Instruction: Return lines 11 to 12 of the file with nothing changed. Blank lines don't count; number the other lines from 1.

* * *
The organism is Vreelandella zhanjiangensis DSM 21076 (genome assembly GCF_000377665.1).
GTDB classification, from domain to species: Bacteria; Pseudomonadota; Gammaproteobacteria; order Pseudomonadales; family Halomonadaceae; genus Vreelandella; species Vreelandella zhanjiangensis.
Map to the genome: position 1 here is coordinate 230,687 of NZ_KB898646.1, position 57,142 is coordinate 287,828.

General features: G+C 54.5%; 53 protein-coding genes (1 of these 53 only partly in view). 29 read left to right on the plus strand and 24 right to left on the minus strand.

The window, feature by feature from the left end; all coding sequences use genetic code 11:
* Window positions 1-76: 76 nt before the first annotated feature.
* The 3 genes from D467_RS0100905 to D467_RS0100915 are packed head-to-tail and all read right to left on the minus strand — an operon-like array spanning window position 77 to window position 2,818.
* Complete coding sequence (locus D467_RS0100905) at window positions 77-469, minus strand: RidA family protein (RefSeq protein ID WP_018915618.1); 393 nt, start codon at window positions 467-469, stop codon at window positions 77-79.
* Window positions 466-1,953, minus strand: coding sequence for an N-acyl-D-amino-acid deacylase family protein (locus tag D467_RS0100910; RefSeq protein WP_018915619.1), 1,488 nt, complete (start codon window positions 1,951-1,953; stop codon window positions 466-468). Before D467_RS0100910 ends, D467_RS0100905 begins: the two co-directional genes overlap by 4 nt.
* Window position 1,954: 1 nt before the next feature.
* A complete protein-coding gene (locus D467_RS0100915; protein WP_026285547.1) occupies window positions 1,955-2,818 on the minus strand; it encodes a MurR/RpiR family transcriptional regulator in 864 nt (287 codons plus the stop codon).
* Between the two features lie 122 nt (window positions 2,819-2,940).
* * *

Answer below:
* A complete protein-coding gene (locus D467_RS0100915; protein WP_026285547.1) occupies window positions 1,955-2,818 on the minus strand; it encodes a MurR/RpiR family transcriptional regulator in 864 nt (287 codons plus the stop codon).
* Between the two features lie 122 nt (window positions 2,819-2,940).